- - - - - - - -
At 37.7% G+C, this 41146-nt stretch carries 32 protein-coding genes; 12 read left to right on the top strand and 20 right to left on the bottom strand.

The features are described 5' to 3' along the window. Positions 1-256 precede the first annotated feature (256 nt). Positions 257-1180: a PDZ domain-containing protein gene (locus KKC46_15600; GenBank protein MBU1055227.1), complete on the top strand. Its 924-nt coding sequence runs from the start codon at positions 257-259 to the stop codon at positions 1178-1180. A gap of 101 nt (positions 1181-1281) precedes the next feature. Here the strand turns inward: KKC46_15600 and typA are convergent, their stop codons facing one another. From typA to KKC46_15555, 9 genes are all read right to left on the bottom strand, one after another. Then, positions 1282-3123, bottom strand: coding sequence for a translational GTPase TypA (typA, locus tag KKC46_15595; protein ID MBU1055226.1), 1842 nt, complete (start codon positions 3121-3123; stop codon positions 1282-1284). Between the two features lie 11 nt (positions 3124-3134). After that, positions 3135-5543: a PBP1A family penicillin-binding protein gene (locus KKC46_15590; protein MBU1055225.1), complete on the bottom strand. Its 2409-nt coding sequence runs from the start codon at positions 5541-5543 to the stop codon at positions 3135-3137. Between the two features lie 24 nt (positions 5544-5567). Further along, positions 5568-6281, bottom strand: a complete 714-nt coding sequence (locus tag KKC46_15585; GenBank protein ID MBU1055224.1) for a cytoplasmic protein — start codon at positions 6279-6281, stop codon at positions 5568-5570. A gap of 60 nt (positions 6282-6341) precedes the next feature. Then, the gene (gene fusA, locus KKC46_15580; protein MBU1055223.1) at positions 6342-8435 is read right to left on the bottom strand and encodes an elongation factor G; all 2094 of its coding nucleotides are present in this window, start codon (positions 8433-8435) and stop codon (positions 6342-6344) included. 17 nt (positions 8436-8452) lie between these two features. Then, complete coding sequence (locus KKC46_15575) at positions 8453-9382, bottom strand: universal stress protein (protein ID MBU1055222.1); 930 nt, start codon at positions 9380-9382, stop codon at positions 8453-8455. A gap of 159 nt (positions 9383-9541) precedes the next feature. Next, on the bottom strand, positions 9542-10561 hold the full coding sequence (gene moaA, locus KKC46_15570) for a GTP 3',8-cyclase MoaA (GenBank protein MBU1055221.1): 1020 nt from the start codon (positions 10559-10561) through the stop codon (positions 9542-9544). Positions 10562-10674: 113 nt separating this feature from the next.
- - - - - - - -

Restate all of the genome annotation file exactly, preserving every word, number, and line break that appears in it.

At 37.7% G+C, this 41146-nt stretch carries 32 protein-coding genes; 12 read left to right on the top strand and 20 right to left on the bottom strand.

The features are described 5' to 3' along the window. Positions 1-256 precede the first annotated feature (256 nt). Positions 257-1180: a PDZ domain-containing protein gene (locus KKC46_15600; GenBank protein MBU1055227.1), complete on the top strand. Its 924-nt coding sequence runs from the start codon at positions 257-259 to the stop codon at positions 1178-1180. A gap of 101 nt (positions 1181-1281) precedes the next feature. Here the strand turns inward: KKC46_15600 and typA are convergent, their stop codons facing one another. From typA to KKC46_15555, 9 genes are all read right to left on the bottom strand, one after another. Then, positions 1282-3123, bottom strand: coding sequence for a translational GTPase TypA (typA, locus tag KKC46_15595; protein ID MBU1055226.1), 1842 nt, complete (start codon positions 3121-3123; stop codon positions 1282-1284). Between the two features lie 11 nt (positions 3124-3134). After that, positions 3135-5543: a PBP1A family penicillin-binding protein gene (locus KKC46_15590; protein MBU1055225.1), complete on the bottom strand. Its 2409-nt coding sequence runs from the start codon at positions 5541-5543 to the stop codon at positions 3135-3137. Between the two features lie 24 nt (positions 5544-5567). Further along, positions 5568-6281, bottom strand: a complete 714-nt coding sequence (locus tag KKC46_15585; GenBank protein ID MBU1055224.1) for a cytoplasmic protein — start codon at positions 6279-6281, stop codon at positions 5568-5570. A gap of 60 nt (positions 6282-6341) precedes the next feature. Then, the gene (gene fusA, locus KKC46_15580; protein MBU1055223.1) at positions 6342-8435 is read right to left on the bottom strand and encodes an elongation factor G; all 2094 of its coding nucleotides are present in this window, start codon (positions 8433-8435) and stop codon (positions 6342-6344) included. 17 nt (positions 8436-8452) lie between these two features. Then, complete coding sequence (locus KKC46_15575) at positions 8453-9382, bottom strand: universal stress protein (protein ID MBU1055222.1); 930 nt, start codon at positions 9380-9382, stop codon at positions 8453-8455. A gap of 159 nt (positions 9383-9541) precedes the next feature. Next, on the bottom strand, positions 9542-10561 hold the full coding sequence (gene moaA, locus KKC46_15570) for a GTP 3',8-cyclase MoaA (GenBank protein MBU1055221.1): 1020 nt from the start codon (positions 10559-10561) through the stop codon (positions 9542-9544). Positions 10562-10674: 113 nt separating this feature from the next.